Brake Pads

Genuine Yamaha brake pads have been developed specifically for each Yamaha model in order to achieve the best braking performance and balance with the chassis. The brake pads not only provide optimum brake performance for the vehicle, but also meet many other requirements, such as consistent brake feeling, long life, low vibration and controlling braking noise.

The Feature of Parts

  • Superior Braking Performance Developed in conjunction with the Engine, Suspension and Chassis
  • Optimized High Braking Power with Low Wear
  • Controlling Braking Noise and Vibration for a More Pleasant Ride
  • Brake Operation and Balance Designed to Provide the Maximum Riding Enjoyment


Daily Inspection

As you use the brakes, the friction material on a brake pad gets thinner. If the friction material is less than the minimum thickness, poor braking and vapor lock could result. Continued use of the brakes will soon wear away all of the friction material on the pads, and the metal base plate will contact the brake disc. This can result in a significant reduction in braking ability and damage to the brake disc, which requires replacement of the disc. Therefore, it is best to replace the brake pads before they become too thin.

Checking the Fluid Level in the Master Cylinder

Stand the machine upright and turn the handlebar straight ahead. If the fluid is lower than the "LOWER" mark on the reservoir scale, check for brake fluid leaks and for brake pad wear. If the brake fluid is not replaced regularly, the fluid volume can increase due to the absorption of water. For this reason, machine maintenance should always include brake fluid leak checks, and fluid replacement at the intervals listed in the appropriate owner's or service manual, and be sure to always use the correct type of brake fluid as specified.

Checking How Much of the Pad Remains

The distance between the brake disc and the metal pad backing plate is a good indicator of how much brake pad is remaining, as shown in the picture. The pads should always be removed, the pads inspected and the friction material thickness measured, if the backing plate appears to be close to the disc. Grooves in the friction material also indicate the wear of the brake pad, so the groove depth and pad thickness can be used to determine when to replace the brake pad set. Refer to the appropriate owner's manual for the minimum pad thickness. To check for damage or uneven wear of the friction material, the brake pad set must be removed from the caliper.

Table of Items to Regularly Inspect

Refer to the applicable service manual for the inspection and maintenance procedures.

General Periodic Maintenance and Lubrication Chart
Front Brake
  • Check operation, fluid level, and for fluid leakage.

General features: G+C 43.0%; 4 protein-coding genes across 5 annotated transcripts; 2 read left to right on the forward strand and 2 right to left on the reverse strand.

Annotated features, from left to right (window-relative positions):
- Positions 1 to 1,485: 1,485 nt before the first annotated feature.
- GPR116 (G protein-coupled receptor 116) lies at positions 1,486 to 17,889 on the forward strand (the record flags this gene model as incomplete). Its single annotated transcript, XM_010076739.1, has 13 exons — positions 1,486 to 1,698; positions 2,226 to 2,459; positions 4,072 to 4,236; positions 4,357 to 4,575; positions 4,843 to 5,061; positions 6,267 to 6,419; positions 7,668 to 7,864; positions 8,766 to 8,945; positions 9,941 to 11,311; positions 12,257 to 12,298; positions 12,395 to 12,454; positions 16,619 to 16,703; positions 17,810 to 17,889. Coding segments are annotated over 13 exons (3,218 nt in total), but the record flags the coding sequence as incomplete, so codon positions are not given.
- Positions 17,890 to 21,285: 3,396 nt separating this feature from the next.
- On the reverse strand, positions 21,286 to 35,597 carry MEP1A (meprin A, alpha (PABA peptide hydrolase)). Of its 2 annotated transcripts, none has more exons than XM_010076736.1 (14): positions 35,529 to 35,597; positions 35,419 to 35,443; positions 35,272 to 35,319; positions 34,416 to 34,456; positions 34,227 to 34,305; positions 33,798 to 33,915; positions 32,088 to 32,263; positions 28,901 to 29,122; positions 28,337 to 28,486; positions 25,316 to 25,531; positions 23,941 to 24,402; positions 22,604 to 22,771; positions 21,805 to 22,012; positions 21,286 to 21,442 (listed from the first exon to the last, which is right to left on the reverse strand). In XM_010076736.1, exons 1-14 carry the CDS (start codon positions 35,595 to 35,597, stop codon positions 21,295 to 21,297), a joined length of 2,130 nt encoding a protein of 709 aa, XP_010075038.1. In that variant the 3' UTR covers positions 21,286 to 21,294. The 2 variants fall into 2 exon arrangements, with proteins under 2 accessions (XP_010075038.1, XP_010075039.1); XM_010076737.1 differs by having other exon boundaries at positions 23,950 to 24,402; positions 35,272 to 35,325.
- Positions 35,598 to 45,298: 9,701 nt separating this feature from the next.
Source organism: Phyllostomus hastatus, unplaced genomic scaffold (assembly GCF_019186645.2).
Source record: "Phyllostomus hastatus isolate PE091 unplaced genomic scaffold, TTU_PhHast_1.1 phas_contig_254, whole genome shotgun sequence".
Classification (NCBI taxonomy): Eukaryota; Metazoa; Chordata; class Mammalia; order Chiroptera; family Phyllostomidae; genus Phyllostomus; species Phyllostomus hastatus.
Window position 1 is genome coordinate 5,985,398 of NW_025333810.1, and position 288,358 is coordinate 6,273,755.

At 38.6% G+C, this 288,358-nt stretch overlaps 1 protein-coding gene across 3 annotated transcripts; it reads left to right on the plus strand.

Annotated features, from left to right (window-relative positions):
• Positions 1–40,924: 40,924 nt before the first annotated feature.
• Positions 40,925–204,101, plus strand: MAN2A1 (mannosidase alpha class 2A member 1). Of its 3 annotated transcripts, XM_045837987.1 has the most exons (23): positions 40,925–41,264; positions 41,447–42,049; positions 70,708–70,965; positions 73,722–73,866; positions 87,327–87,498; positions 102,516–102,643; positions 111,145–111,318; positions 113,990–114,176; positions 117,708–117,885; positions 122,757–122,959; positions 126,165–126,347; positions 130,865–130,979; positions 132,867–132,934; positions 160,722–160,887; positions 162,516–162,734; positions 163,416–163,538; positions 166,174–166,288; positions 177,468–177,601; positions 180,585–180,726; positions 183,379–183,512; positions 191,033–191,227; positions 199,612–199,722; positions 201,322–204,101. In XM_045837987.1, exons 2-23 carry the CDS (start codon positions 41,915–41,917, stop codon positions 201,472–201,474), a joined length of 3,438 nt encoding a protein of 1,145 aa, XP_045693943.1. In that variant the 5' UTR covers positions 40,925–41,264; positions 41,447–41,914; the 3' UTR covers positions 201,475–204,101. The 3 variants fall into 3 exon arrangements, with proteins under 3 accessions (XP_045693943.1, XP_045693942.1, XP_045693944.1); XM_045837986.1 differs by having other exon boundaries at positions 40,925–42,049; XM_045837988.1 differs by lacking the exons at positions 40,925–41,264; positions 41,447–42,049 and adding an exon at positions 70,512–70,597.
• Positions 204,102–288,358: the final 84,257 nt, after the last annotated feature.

• Replace brake pads if necessary.
Rear Brake
  • Check operation, fluid level, and for fluid leakage.
  • Replace brake pads if necessary.
Brake Hoses Check for cracks or damage.
Replace. Every 4 years
Brake Lever Pivot Shaft Apply silicone grease lightly.
Brake Pedal Pivot Shaft Apply lithium-soap-based grease lightly.
*Since these items require special tools, data, and technical skills, have a Yamaha dealer perform the service.
Hydraulic brake service
  • After disassembling the brake master cylinders and calipers, always change the fluid. Regularly check the brake fluid levels and fill the reservoirs as required.
  • Every two years replace the internal components of the brake master cylinders and calipers, and change the brake fluid.
  • Replace the brake hoses every four years and if cracked or damaged.
*Performing the above maintenance items is essential to maintain maximum performance of the entire braking system.

Problems and Counter-measures


Fade is a reduction in stopping power that can occur after repeated hard braking. It is caused by the thermal break down of the phenolic resin in the brake pad. This break down generates a gas which changes the volume of the friction material. This increase in volume creates a force that pushes back against the brake pad.
Grooves help gas escape from the brake pads, and since a motorcycle's brake system is more exposed to the outside air, fade is less likely to occur on a motorcycle compared to an automobile brake system. Avoiding repeated hard braking and brake fluid overheating will help prevent fade. Since worn brake pads have less friction material and therefore heat up faster, they should be replaced as soon as possible.

Water Fade

Water fade is caused by a layer of water that gets between the brake disc and the brake pad. Water fade can be described as "hydroplaning" just as a tire can hydroplane on a wet road.